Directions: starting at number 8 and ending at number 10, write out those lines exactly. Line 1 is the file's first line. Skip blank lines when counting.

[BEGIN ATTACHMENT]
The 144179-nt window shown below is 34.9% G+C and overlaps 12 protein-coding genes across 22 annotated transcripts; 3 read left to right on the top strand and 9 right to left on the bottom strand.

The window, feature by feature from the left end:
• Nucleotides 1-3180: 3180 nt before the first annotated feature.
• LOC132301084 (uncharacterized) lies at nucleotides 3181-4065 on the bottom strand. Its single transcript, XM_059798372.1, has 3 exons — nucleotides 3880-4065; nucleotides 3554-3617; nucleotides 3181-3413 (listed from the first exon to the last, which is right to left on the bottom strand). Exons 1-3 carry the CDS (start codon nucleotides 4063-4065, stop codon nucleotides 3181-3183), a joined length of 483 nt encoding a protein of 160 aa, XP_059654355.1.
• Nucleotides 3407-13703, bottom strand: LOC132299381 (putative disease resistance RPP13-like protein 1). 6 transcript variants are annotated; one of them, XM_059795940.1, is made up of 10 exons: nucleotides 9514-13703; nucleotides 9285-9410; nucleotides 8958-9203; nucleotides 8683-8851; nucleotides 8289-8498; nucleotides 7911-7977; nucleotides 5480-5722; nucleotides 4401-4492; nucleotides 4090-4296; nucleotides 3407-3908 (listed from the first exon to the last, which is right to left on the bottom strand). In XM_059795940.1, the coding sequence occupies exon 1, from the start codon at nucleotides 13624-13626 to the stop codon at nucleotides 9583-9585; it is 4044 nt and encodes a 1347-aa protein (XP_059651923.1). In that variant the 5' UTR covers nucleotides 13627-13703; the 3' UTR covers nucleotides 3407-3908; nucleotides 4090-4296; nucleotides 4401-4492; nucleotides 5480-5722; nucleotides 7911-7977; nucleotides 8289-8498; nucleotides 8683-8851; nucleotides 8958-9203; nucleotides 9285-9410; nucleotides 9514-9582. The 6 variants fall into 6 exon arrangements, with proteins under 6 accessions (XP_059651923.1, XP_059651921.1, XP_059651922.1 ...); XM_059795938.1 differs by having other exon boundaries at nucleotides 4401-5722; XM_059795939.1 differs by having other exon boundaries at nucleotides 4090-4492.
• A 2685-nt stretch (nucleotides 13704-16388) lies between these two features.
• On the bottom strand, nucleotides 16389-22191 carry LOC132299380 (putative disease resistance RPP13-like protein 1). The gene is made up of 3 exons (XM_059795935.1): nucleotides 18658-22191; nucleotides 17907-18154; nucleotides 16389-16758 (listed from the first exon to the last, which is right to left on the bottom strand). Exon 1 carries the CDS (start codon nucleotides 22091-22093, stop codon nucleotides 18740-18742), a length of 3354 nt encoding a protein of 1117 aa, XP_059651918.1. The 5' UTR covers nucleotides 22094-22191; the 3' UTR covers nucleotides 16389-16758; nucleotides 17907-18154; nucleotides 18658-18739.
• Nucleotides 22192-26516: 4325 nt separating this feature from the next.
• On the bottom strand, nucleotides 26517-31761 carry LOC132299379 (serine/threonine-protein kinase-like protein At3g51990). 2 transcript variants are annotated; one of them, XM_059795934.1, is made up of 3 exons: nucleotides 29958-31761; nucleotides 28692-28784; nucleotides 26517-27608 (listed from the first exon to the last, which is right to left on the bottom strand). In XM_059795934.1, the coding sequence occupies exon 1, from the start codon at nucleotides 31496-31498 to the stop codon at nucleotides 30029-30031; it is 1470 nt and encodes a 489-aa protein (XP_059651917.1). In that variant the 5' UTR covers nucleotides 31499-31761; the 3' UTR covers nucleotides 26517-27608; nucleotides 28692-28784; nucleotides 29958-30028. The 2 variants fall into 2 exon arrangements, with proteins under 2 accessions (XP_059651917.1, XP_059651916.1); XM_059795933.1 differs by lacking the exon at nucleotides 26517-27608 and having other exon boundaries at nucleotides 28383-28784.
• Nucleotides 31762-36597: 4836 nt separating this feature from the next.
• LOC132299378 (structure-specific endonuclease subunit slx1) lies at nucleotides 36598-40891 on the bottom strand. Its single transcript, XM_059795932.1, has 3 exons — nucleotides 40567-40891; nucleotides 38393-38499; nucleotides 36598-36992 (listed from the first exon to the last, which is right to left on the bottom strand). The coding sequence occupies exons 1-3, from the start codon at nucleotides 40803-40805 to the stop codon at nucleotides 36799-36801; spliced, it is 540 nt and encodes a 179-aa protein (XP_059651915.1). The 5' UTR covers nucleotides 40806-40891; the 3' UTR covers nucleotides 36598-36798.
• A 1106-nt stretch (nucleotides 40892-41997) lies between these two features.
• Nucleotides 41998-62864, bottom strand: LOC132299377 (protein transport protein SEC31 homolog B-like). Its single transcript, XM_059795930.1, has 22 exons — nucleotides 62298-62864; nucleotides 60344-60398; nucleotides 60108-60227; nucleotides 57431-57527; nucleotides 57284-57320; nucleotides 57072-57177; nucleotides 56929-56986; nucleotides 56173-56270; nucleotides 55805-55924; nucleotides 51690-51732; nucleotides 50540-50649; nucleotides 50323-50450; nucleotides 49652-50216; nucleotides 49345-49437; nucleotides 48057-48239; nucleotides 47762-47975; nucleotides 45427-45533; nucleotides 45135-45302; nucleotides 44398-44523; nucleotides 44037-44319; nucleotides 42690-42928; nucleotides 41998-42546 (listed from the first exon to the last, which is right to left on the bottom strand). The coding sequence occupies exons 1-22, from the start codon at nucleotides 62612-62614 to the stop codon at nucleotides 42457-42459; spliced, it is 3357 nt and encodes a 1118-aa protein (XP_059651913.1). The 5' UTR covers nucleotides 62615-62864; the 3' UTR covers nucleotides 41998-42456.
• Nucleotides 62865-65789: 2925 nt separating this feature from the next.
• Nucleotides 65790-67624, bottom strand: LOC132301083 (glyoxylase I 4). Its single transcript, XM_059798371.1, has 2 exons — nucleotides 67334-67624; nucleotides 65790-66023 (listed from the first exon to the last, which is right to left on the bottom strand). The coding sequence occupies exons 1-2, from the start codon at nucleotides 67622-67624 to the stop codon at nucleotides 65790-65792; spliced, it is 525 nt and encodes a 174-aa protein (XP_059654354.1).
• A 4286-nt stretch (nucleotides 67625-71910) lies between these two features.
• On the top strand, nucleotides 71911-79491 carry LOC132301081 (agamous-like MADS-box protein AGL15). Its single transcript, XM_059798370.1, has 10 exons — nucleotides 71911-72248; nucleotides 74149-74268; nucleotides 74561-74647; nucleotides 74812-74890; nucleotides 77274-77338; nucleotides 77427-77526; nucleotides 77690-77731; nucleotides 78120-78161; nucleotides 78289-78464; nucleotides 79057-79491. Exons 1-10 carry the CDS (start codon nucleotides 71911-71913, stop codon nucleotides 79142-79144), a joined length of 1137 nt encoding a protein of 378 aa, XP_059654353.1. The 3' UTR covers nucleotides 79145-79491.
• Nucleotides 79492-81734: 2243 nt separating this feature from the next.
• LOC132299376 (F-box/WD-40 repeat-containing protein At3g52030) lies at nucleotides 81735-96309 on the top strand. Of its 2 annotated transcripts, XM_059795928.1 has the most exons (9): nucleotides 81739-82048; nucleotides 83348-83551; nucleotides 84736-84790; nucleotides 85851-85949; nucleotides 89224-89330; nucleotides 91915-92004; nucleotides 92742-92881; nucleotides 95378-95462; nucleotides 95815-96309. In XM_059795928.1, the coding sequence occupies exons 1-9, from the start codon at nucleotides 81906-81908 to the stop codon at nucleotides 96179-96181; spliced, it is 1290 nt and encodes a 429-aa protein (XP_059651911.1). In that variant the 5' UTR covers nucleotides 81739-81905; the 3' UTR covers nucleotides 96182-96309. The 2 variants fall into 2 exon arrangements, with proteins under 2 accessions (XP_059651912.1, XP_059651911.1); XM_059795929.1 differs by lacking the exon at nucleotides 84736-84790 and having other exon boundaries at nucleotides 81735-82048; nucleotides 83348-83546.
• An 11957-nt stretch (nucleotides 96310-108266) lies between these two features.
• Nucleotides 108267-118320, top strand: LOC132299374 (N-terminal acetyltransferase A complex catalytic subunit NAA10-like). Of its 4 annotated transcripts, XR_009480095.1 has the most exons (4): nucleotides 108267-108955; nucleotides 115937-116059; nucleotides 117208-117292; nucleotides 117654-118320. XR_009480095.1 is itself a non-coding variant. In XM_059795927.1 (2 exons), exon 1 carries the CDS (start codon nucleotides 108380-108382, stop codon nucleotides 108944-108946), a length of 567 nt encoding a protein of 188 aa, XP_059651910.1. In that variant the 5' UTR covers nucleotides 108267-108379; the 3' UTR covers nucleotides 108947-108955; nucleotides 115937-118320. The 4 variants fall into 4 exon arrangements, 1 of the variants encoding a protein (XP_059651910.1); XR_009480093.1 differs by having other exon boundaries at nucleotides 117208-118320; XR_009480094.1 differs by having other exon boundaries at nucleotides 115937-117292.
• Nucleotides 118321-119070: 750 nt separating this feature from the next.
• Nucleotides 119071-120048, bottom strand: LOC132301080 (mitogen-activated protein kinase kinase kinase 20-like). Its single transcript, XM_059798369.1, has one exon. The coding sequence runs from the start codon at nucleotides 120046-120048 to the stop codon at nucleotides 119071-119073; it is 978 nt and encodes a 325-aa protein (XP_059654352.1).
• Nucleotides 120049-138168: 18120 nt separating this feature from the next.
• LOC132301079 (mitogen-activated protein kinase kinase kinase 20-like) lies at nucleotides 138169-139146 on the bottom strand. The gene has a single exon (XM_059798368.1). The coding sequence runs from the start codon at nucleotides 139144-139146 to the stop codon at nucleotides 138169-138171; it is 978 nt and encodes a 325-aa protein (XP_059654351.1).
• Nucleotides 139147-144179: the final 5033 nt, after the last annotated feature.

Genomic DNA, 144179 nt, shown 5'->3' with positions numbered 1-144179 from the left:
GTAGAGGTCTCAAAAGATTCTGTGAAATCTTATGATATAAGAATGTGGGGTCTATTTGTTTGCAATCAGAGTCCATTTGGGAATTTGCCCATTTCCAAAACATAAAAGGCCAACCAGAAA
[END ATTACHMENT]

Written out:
• Nucleotides 22192-26516: 4325 nt separating this feature from the next.
• On the bottom strand, nucleotides 26517-31761 carry LOC132299379 (serine/threonine-protein kinase-like protein At3g51990). 2 transcript variants are annotated; one of them, XM_059795934.1, is made up of 3 exons: nucleotides 29958-31761; nucleotides 28692-28784; nucleotides 26517-27608 (listed from the first exon to the last, which is right to left on the bottom strand). In XM_059795934.1, the coding sequence occupies exon 1, from the start codon at nucleotides 31496-31498 to the stop codon at nucleotides 30029-30031; it is 1470 nt and encodes a 489-aa protein (XP_059651917.1). In that variant the 5' UTR covers nucleotides 31499-31761; the 3' UTR covers nucleotides 26517-27608; nucleotides 28692-28784; nucleotides 29958-30028. The 2 variants fall into 2 exon arrangements, with proteins under 2 accessions (XP_059651917.1, XP_059651916.1); XM_059795933.1 differs by lacking the exon at nucleotides 26517-27608 and having other exon boundaries at nucleotides 28383-28784.
• Nucleotides 31762-36597: 4836 nt separating this feature from the next.